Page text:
After the financial crisis of 2008, it became essential to restore investors’ confidence in audits by eliminating conflicts of interest, ensuring independence, providing sound supervision and facilitating greater competition in what is an overly concentrated audit market. In addition, EAR sought to ensure that the role of statutory auditors was clarified and upheld as they facilitated a more vibrant audit marketplace, and to make it more accessible for new firms to participate.
Although corporate history is replete with examples of financial malfeasance, the European Commission (EC) determined that in this instance, auditors played a part. Under ideal circumstances, auditors are mandated to identify potential problems, and then communicate their findings to shareholders so they can make informed decisions as to whether or not to continue investing in the company’s shares. The audit’s essential purpose is to introduce a level of professional scepticism. Instead, the EC discovered that, in some cases, conflicts of interest were high, and auditors failed to detect errors, compromising the quality of audits.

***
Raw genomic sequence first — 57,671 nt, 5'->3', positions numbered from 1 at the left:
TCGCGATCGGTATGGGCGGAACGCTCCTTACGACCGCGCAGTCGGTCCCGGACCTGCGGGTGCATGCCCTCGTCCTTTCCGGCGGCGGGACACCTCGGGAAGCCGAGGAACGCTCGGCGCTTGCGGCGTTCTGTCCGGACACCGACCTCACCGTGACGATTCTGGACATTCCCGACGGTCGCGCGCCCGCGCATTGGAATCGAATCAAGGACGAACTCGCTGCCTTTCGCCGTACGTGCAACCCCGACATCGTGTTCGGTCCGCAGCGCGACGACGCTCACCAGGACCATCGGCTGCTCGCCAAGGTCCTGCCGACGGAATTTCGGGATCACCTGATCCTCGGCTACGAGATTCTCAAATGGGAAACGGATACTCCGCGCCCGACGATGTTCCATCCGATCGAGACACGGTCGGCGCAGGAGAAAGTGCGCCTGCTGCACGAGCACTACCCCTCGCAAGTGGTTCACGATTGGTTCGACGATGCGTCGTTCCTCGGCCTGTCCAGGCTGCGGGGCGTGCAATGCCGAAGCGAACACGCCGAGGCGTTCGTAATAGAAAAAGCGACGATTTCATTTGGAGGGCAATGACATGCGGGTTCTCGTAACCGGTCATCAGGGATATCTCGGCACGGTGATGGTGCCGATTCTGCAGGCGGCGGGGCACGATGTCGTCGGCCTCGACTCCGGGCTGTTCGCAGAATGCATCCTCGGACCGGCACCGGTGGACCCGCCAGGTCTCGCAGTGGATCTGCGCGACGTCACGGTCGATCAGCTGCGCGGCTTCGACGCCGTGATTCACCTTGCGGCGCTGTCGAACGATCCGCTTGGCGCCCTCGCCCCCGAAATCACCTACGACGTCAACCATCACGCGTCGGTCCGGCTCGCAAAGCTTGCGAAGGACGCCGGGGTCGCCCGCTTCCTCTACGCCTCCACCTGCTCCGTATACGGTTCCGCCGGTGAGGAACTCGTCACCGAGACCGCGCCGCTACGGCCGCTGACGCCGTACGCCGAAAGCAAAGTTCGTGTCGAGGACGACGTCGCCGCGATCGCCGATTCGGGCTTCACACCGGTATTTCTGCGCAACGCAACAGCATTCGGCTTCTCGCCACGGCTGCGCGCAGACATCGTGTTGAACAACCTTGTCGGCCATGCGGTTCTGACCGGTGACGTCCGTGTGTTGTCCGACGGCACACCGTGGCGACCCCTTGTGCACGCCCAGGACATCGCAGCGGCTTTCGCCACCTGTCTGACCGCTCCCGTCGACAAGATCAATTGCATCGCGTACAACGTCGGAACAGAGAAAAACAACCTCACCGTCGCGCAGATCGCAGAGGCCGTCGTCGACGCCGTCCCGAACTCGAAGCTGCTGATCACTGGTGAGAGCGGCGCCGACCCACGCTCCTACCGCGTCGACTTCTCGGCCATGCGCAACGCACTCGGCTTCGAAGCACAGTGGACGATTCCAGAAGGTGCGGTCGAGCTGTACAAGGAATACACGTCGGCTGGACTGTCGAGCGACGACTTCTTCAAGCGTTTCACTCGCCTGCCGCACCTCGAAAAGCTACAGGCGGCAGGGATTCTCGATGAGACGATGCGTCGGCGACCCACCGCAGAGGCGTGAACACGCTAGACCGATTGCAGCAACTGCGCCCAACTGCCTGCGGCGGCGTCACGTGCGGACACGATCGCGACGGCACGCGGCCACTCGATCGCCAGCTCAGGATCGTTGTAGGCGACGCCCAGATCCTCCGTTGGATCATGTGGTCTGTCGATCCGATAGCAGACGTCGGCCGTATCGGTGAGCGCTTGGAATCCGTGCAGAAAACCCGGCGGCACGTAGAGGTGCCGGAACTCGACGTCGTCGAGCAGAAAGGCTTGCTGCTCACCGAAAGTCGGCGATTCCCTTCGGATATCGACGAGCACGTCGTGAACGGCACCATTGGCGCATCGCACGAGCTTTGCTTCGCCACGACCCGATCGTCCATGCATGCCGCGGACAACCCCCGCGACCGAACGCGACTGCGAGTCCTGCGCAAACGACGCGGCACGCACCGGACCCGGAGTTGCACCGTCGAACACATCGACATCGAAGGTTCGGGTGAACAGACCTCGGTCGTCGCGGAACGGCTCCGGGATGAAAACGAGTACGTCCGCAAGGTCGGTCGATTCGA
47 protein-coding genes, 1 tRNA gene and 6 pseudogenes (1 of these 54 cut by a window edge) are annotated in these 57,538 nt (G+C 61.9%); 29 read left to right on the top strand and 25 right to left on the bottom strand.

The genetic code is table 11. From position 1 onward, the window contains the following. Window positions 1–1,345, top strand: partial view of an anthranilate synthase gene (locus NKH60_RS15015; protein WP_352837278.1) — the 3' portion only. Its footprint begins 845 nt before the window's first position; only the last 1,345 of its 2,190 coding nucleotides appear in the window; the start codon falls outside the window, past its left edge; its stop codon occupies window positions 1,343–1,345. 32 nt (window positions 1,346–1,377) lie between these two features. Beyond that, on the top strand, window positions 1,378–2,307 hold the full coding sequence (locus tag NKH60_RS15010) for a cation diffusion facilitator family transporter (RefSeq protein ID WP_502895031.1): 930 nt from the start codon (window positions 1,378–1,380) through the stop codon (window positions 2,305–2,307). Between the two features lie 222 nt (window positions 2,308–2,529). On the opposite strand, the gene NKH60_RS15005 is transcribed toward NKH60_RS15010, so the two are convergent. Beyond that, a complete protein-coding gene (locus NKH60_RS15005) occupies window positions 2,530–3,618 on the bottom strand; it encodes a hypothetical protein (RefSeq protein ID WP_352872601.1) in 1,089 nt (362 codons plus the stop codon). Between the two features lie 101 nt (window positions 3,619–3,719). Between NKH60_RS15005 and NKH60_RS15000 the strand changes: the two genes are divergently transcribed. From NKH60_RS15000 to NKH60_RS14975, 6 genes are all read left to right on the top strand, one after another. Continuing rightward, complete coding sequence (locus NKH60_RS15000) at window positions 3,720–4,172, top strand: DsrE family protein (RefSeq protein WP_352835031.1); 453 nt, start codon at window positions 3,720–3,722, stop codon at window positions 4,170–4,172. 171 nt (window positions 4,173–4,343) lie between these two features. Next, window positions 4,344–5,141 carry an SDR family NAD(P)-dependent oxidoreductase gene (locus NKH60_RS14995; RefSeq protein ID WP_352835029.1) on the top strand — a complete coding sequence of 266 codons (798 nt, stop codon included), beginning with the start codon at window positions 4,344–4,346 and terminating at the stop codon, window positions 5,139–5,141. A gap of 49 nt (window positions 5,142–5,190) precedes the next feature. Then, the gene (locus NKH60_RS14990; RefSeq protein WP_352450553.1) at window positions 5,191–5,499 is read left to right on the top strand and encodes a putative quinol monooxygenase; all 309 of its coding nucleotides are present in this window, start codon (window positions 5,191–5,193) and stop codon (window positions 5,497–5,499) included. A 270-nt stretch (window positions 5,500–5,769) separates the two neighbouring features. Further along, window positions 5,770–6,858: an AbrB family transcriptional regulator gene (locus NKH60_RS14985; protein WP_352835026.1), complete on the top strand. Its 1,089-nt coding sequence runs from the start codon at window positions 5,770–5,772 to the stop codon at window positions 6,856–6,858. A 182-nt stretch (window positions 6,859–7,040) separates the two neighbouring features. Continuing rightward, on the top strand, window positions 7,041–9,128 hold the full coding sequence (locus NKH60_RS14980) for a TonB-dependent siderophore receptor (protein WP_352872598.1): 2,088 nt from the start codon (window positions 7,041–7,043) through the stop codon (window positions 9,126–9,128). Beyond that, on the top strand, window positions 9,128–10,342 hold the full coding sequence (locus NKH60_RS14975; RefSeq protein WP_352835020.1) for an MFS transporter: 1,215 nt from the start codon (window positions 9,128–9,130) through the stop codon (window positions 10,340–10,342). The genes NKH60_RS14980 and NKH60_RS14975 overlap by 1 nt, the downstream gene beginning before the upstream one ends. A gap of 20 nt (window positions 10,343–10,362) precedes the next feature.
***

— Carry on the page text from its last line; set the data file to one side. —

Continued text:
In addition, with the consolidation of the audit market over the past several years, it severely limited the possibility for new firms to enter the marketplace, thereby challenging the prospects for innovation that are vital to the ongoing growth, health and professionalism of any industry.
The publication of the Green Paper in 2010 entitled "Audit Policy: Lessons from the Crisis” helped materialize the EAR’s objective. Constituting a stepping stone, it set off a three-year legislative process that has led to the adoption of a new Regulation and amended Directive:
- the Directive 2014/56/EU amends the Directive 2006/43/EC, and applies to all statutory audits;
- the Regulation (EU) No 537/2014 includes new requirements governing statutory audits of Public Interest Entities (PIEs).
Smooth implementation at Member State level will be vital to ensure a secure environment in which:
- companies have the opportunity to improve the external control of their financial information;
- investors’ can regain confidence through better and more dependable financial reporting;
- greater choice, innovation and easier market access will promote the emergence of a competitive and secure European market reinforced by a European oversight system.